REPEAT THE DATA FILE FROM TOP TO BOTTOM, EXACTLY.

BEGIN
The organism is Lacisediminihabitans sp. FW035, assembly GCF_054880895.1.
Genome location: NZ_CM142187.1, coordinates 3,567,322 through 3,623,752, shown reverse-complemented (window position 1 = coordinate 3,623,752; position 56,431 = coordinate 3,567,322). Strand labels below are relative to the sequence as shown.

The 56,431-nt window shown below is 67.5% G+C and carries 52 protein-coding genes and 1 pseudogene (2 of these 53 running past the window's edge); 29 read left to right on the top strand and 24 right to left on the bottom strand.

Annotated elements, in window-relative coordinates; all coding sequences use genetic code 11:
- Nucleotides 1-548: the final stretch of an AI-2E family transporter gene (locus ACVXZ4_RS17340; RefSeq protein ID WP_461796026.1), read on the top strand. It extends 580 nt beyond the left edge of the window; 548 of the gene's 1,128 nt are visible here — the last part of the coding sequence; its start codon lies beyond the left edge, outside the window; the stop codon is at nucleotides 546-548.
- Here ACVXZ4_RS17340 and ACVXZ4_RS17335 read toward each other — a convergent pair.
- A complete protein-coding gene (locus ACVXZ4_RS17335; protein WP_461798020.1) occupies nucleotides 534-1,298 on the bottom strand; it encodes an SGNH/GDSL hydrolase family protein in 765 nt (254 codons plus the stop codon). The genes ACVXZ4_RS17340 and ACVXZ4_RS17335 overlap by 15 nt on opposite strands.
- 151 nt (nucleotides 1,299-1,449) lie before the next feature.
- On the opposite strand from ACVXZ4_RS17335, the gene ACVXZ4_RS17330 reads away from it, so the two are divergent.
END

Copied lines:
The organism is Lacisediminihabitans sp. FW035, assembly GCF_054880895.1.
Genome location: NZ_CM142187.1, coordinates 3,567,322 through 3,623,752, shown reverse-complemented (window position 1 = coordinate 3,623,752; position 56,431 = coordinate 3,567,322). Strand labels below are relative to the sequence as shown.

The 56,431-nt window shown below is 67.5% G+C and carries 52 protein-coding genes and 1 pseudogene (2 of these 53 running past the window's edge); 29 read left to right on the top strand and 24 right to left on the bottom strand.

Annotated elements, in window-relative coordinates; all coding sequences use genetic code 11:
- Nucleotides 1-548: the final stretch of an AI-2E family transporter gene (locus ACVXZ4_RS17340; RefSeq protein ID WP_461796026.1), read on the top strand. It extends 580 nt beyond the left edge of the window; 548 of the gene's 1,128 nt are visible here — the last part of the coding sequence; its start codon lies beyond the left edge, outside the window; the stop codon is at nucleotides 546-548.
- Here ACVXZ4_RS17340 and ACVXZ4_RS17335 read toward each other — a convergent pair.
- A complete protein-coding gene (locus ACVXZ4_RS17335; protein WP_461798020.1) occupies nucleotides 534-1,298 on the bottom strand; it encodes an SGNH/GDSL hydrolase family protein in 765 nt (254 codons plus the stop codon). The genes ACVXZ4_RS17340 and ACVXZ4_RS17335 overlap by 15 nt on opposite strands.
- 151 nt (nucleotides 1,299-1,449) lie before the next feature.
- On the opposite strand from ACVXZ4_RS17335, the gene ACVXZ4_RS17330 reads away from it, so the two are divergent.